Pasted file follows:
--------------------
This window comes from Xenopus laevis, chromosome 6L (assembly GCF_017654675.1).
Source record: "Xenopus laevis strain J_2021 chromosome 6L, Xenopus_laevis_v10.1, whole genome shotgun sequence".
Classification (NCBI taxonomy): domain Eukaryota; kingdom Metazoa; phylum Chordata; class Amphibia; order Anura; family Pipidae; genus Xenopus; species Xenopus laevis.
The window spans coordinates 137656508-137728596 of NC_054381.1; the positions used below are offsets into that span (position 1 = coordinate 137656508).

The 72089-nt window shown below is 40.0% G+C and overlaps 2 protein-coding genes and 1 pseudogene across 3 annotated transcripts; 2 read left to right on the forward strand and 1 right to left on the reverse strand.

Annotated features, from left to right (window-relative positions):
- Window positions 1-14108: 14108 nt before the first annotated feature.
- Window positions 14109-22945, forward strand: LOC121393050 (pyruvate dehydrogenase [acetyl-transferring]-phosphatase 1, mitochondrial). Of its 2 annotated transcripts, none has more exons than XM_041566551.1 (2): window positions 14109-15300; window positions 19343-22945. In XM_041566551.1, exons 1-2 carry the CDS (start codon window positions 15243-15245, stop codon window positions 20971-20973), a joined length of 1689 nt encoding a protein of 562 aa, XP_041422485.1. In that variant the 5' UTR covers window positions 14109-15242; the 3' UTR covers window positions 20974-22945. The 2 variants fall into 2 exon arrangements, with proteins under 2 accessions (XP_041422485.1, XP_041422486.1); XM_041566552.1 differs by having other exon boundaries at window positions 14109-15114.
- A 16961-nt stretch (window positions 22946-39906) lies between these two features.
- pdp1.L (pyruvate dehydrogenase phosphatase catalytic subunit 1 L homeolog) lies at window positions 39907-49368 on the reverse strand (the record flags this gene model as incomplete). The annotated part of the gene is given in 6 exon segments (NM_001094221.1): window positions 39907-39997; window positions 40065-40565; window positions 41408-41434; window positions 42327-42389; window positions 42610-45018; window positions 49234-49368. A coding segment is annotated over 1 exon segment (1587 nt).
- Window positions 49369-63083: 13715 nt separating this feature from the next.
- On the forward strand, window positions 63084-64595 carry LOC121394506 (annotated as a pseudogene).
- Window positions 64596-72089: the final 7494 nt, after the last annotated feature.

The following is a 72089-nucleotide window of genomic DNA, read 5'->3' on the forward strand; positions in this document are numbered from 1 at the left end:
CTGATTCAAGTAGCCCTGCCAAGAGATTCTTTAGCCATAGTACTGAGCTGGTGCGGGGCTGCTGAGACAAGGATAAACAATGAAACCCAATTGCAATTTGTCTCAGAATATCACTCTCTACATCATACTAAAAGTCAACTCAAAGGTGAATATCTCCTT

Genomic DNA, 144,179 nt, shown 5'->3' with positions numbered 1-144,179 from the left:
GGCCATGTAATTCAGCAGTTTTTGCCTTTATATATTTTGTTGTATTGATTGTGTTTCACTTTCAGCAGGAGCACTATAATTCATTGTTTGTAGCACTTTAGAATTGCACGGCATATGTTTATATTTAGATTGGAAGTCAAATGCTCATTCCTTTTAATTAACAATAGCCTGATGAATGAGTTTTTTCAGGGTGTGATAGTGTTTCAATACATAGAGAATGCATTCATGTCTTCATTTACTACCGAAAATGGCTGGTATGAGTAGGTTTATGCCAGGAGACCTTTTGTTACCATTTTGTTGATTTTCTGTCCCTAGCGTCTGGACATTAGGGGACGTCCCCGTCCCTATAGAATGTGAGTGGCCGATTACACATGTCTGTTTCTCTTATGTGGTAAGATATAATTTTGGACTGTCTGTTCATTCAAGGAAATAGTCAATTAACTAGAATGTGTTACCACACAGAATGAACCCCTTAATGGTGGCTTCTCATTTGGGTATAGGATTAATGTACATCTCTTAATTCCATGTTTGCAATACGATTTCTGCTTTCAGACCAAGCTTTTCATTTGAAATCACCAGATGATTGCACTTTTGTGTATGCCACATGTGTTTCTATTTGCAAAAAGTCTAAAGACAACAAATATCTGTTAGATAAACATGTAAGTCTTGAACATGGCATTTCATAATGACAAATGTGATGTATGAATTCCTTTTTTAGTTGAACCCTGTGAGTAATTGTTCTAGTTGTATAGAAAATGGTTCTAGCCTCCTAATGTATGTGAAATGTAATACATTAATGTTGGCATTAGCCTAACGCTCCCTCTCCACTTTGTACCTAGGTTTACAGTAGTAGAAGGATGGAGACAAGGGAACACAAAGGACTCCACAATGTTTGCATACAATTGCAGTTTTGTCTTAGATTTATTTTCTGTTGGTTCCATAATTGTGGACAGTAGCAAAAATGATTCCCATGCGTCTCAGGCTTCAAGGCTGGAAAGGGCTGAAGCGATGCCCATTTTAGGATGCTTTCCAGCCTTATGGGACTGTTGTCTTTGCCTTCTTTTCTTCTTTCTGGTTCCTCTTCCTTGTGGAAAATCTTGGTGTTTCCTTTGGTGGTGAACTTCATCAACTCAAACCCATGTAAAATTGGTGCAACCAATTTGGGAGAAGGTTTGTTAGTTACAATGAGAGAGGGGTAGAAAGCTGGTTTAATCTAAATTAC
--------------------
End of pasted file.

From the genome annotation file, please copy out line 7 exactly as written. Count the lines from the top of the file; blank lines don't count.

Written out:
- Window positions 1-14108: 14108 nt before the first annotated feature.